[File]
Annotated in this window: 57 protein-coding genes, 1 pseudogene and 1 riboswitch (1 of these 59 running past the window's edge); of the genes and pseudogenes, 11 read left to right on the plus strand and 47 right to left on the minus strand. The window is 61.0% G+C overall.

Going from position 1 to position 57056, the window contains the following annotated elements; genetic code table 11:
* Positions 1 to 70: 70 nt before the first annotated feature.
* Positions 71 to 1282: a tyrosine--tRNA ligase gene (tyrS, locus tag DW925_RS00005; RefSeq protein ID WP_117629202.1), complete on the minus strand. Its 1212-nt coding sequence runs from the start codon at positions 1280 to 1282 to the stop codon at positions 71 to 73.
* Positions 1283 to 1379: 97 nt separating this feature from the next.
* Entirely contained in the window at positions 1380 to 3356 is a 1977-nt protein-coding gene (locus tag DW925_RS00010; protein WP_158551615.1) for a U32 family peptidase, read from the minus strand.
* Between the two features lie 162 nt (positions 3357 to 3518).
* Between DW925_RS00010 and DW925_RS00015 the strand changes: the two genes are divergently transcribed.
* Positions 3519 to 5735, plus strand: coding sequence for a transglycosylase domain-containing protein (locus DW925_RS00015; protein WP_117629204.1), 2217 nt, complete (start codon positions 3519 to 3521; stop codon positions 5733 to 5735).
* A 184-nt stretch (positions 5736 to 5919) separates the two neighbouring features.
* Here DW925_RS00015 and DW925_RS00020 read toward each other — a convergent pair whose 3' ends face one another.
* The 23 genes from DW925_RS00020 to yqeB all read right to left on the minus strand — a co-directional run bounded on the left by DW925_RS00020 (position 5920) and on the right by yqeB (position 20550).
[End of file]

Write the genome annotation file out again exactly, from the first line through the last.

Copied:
Annotated in this window: 57 protein-coding genes, 1 pseudogene and 1 riboswitch (1 of these 59 running past the window's edge); of the genes and pseudogenes, 11 read left to right on the plus strand and 47 right to left on the minus strand. The window is 61.0% G+C overall.

Going from position 1 to position 57056, the window contains the following annotated elements; genetic code table 11:
* Positions 1 to 70: 70 nt before the first annotated feature.
* Positions 71 to 1282: a tyrosine--tRNA ligase gene (tyrS, locus tag DW925_RS00005; RefSeq protein ID WP_117629202.1), complete on the minus strand. Its 1212-nt coding sequence runs from the start codon at positions 1280 to 1282 to the stop codon at positions 71 to 73.
* Positions 1283 to 1379: 97 nt separating this feature from the next.
* Entirely contained in the window at positions 1380 to 3356 is a 1977-nt protein-coding gene (locus tag DW925_RS00010; protein WP_158551615.1) for a U32 family peptidase, read from the minus strand.
* Between the two features lie 162 nt (positions 3357 to 3518).
* Between DW925_RS00010 and DW925_RS00015 the strand changes: the two genes are divergently transcribed.
* Positions 3519 to 5735, plus strand: coding sequence for a transglycosylase domain-containing protein (locus DW925_RS00015; protein WP_117629204.1), 2217 nt, complete (start codon positions 3519 to 3521; stop codon positions 5733 to 5735).
* A 184-nt stretch (positions 5736 to 5919) separates the two neighbouring features.
* Here DW925_RS00015 and DW925_RS00020 read toward each other — a convergent pair whose 3' ends face one another.
* The 23 genes from DW925_RS00020 to yqeB all read right to left on the minus strand — a co-directional run bounded on the left by DW925_RS00020 (position 5920) and on the right by yqeB (position 20550).